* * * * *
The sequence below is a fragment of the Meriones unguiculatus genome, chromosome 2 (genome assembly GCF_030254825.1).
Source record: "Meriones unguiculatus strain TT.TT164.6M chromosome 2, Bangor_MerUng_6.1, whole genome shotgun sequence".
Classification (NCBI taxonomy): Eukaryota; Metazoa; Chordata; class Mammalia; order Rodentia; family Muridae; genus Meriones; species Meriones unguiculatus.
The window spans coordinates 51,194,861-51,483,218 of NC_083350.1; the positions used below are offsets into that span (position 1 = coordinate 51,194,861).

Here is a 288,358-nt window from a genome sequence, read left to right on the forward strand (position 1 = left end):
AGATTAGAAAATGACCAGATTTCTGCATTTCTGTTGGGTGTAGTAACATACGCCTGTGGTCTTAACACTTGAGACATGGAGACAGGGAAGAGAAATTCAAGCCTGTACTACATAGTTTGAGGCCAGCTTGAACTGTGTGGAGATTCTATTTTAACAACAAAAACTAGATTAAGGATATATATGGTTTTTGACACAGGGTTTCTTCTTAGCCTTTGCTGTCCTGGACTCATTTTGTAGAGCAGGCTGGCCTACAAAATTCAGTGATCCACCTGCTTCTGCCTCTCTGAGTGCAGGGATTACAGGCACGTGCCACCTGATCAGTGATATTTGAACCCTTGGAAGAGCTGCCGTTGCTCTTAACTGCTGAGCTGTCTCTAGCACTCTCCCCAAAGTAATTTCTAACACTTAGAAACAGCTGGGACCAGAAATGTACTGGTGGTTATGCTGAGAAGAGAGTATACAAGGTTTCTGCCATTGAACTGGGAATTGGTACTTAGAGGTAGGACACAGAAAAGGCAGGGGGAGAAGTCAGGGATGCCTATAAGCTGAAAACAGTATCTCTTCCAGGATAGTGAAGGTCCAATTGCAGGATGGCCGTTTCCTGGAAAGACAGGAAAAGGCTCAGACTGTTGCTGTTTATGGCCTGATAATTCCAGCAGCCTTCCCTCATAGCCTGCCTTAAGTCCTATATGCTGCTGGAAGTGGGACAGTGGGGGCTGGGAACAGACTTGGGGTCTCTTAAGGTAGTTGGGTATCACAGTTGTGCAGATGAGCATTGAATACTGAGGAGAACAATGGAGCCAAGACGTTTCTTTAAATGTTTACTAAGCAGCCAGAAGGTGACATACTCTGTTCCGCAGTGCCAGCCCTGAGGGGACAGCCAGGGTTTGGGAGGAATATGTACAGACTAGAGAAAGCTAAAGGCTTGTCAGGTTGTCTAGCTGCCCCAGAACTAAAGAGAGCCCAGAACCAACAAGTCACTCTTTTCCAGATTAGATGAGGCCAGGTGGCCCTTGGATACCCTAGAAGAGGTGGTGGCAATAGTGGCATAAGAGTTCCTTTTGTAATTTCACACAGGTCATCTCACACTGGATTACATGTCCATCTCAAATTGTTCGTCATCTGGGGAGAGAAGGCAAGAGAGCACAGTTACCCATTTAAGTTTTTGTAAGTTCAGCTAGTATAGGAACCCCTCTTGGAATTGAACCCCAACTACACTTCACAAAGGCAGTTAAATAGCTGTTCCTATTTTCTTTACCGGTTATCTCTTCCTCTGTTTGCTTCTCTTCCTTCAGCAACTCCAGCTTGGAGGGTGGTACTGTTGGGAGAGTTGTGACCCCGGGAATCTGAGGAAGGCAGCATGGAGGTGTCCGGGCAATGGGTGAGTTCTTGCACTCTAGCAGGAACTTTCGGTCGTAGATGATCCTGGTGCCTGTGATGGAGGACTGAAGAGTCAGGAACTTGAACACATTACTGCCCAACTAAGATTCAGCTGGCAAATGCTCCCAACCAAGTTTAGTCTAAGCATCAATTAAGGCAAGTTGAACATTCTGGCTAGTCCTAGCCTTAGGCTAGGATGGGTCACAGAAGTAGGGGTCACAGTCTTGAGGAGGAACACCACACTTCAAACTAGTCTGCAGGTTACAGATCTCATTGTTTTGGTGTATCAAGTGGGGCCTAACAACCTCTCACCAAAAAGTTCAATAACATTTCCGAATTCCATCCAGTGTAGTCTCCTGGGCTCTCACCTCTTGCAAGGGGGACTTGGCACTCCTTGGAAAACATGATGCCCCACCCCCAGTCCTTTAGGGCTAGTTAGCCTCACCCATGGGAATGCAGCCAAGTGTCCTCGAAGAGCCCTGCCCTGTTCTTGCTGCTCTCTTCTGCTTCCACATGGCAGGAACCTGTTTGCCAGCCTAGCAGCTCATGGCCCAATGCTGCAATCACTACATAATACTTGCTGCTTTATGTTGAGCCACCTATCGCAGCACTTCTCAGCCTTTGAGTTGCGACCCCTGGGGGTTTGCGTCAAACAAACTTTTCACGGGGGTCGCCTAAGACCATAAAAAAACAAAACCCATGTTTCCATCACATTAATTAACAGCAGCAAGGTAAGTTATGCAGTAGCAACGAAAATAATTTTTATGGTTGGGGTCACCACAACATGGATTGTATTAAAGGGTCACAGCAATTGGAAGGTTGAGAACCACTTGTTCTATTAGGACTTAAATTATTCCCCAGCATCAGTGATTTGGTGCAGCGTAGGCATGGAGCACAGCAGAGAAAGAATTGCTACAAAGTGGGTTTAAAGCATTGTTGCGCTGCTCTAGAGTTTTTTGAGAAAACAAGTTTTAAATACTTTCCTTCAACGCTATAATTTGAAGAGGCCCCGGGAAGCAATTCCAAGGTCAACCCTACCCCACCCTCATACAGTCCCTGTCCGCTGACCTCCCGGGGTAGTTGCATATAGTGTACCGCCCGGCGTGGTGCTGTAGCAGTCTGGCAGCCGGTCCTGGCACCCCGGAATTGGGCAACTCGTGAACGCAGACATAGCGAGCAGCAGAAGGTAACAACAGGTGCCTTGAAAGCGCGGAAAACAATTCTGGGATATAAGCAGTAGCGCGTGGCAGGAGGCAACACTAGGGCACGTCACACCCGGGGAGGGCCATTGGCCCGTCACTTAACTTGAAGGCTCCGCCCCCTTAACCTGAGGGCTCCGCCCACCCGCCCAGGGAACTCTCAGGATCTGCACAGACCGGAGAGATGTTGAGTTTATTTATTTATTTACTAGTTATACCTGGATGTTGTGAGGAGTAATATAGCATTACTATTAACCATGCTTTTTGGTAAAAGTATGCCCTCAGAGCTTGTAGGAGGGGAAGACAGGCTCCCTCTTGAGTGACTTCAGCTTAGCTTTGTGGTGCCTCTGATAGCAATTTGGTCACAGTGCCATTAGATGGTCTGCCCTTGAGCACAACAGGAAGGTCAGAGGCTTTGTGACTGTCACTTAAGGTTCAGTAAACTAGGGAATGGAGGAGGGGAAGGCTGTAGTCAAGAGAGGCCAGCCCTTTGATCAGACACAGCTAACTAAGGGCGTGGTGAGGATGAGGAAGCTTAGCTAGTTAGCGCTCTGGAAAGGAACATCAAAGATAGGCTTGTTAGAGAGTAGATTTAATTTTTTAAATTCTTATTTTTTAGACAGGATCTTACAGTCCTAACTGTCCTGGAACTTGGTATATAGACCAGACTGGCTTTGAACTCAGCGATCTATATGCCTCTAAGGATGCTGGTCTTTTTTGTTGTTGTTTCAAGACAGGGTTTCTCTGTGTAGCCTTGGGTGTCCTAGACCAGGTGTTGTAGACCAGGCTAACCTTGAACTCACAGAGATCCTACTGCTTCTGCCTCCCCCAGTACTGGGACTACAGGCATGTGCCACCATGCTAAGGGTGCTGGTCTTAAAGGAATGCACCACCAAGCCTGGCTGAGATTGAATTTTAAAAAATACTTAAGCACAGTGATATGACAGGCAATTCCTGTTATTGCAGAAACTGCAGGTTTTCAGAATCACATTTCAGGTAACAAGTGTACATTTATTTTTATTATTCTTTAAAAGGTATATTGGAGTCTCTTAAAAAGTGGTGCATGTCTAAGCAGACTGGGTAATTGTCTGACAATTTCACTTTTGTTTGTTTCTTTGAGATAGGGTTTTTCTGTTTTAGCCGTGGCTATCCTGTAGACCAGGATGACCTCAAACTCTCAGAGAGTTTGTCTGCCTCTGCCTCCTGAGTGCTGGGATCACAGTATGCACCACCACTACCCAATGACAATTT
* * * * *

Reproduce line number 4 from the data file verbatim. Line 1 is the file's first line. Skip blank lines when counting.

The window spans coordinates 51,194,861-51,483,218 of NC_083350.1; the positions used below are offsets into that span (position 1 = coordinate 51,194,861).